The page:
Slime-san: Superslime Edition Review
Reviewed on Sony PlayStation 4Also available on Microsoft Xbox One
From the Excrement Fields to Organ City, Slime-san sees us platforming through the anatomy of a giant worm in a devious challenge to escape before its insides are flooded with acid. With only a handful of colours in its palette and hundreds of bite-sized stages to play through, this charming 2D platformer shows economy in its design and delivers excess in content. It’s also compulsively playable, oozes style and serves up a surprising amount of variety. So, now that you know you’re in for a good time, let’s slime-travel through a few of its best features.
Controls are a breeze: the innocuous green slime can move, jump, dash and morph. Squeezing the “dash” trigger propels Slime-san forward and adds extra height to the end of a jump, while his ability to morph slows the state of things to a crawl but not the passage of time. This allows you to phase through walls and objects that are otherwise solid during normal play and gives you chance to make some tricky maneuvers while suspended in mid-air.
Don’t morph around too much or it’ll end in tears, as the clock continues to tick at a steady rate regardless of whether you’re dashing or floating through the windpipe. A meter on screen indicates how imminent Slime-san’s acid bath is to being ready, so quick reactions are the key to escaping before he’s dissolved in its red wave. The pressure of time creates most of the difficulty in the game, and thanks to the tight controls, you can bounce up walls and slide around trap-filled stages with sushi-knife precision. Finding the right combination of movements can lead to a zen-like satisfaction that washes over you, especially if you succeed on your first attempt.
By limiting the number of colours on screen the developers have left a trail of visual cues to guide you through the platforming and puzzles. Anything red should be avoided as it will kill instantly (the dreaded acid bath, enemies, harmful bacteria). On the other hand, you can bounce off, hug or play with anything green. You’ll also secrete slime as you move through the stage, and this laces the walls of failed attempts to highlight the path you took, just like the bloody stains left on the landscape of Super Meat Boy. With inspired use of colour and a lucid visual language, Slime-san's graphics help you to play the game and interpret the maze without the toxicity of clutter on screen.
In another nod to its lean philosophy, you’ll notice from the screenshots that the action in Slime-san only uses the centre portion of the screen, with the wider pixels filled by a choice of stomach lining or unlockable side-art. Although this reduced aspect ratio could be perceived as an attempt to make Slime-san more superficially akin to its retro ancestors, here it seems to me to be an appropriate design choice that emphasises verticality over the width of its maze-like stages, and this has you slime-climbing and dashing across in the right amounts.
Its compact levels also evoke the claustrophobia of being trapped in the body of a beast, and on the few stages that did involve side scrolling, it actually felt strange to be given that level of freedom to explore, highlighting how good of a design choice this was. It’s more unobtrusive and effective when the view is left in the default format (see above), as the unlockable side-art pushes Slime-san into the aesthetic realm of emulated arcade games (see below).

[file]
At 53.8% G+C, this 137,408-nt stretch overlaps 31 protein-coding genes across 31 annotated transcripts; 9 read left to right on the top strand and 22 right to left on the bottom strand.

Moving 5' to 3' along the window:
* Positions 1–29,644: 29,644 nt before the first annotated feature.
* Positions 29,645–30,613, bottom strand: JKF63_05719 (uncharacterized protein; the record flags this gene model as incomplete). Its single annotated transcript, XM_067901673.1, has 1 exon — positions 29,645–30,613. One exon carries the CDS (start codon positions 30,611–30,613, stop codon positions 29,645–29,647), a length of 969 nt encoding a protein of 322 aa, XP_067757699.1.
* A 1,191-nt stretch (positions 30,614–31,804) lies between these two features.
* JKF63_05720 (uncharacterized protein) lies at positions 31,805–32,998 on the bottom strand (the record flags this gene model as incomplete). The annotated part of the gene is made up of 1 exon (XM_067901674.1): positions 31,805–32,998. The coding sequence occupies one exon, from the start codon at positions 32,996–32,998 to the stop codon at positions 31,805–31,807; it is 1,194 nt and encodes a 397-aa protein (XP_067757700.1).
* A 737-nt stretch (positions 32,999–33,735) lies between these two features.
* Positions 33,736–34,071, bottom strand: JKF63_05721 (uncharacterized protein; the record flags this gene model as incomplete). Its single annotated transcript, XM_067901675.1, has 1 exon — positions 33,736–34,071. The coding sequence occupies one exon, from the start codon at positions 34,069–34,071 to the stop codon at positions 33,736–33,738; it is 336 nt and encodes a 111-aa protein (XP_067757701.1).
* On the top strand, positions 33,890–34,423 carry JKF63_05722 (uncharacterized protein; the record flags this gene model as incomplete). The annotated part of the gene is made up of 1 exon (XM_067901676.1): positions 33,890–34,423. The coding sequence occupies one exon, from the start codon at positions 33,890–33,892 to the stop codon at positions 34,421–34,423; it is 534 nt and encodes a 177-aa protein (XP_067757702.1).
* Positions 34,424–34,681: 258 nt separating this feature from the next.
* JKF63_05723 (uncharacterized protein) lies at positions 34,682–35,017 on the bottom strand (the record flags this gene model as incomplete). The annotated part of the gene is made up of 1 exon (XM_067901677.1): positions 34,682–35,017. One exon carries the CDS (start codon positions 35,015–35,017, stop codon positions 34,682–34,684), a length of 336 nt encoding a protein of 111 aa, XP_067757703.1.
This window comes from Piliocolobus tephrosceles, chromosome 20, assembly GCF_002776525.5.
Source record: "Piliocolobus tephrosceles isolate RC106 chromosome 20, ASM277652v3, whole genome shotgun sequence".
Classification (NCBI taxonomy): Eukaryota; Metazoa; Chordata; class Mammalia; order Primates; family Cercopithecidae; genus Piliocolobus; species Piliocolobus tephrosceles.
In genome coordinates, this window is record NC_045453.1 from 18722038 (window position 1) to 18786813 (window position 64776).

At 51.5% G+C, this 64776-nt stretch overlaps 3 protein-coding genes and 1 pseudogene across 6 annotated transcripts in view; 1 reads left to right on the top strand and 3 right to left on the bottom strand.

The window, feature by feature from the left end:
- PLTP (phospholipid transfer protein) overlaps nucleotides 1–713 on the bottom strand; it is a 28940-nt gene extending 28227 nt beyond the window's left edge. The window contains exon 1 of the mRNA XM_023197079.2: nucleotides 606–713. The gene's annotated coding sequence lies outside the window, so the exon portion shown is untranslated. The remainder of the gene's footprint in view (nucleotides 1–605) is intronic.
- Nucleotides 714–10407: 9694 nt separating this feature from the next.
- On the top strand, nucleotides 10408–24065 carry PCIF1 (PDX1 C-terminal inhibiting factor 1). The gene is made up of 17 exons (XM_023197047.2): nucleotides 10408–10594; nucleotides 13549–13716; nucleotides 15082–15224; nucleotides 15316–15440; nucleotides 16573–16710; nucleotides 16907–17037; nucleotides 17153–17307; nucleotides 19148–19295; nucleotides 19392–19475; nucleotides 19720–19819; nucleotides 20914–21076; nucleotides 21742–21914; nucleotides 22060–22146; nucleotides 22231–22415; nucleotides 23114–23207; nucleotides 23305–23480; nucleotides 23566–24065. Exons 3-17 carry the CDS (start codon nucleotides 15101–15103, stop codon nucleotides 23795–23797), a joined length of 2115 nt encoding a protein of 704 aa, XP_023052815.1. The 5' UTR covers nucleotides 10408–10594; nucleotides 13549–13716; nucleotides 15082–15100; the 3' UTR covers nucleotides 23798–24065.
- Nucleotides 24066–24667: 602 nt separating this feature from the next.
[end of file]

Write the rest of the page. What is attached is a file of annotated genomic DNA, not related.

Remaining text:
Tight controls and visuals are a good starting point but amount to nothing in a platformer without tough gauntlets to exercise them in. Thankfully, the level design here is fantastic, and Slime-san offers a number of ways to play. Take more fiendish routes through the stage to collect apples or attempt to outrun the tight time-limits for trophies, the latter being reserved for those with vigorous muscle memory and total mastery of the controls. Hidden tunnels appear in some stages as well, and these lead to secret coins and conversations with the grotesque citizens of the worm.
Individual levels may be self-contained, but the world Slime-san creates in the belly of the worm is alive and mysterious. Not only is it hungry for slime, but it appears to have swallowed the whole of Japan, with Izakayas, onsens and dojos popping up in the far reaches of its stomach. There’s even a whole entertainment district for your pleasure named Akiha-Worma (a nod to the Japanese arcade district in Tokyo) where you can trade your coins for old-school arcade games. You visit Slumptown from the main menu, and it’s here that you can soak up the atmosphere and spend well-earned apples on playstyles, visual overlays (Virtual Boy is my favourite) and other rewarding goodies.
The substance of slime has provided some of the most endearing moments in videogame history, from Dragon Quest’s plush-cloned mascot to the toxic wasteland of Global Gladiators, and Slime-san is yet another eternal entry into the annals of slime. Originally released on Switch and PC last year, this Superslime Edition wastes no ideas, presenting the main game, two additional campaigns (Blackbird’s Kraken and Sheeple’s Sequel) and an endless feast of content. With hundreds of challenges to play through, some tough Smash Bros style target exercises, boss rushes and remixes, there’s an overwhelming amount of excitement to discover. Set all that to a bubbling chiptune soundtrack and you have a well-crafted platformer on your hands, one that your fingers are still playing long after you put down the pad.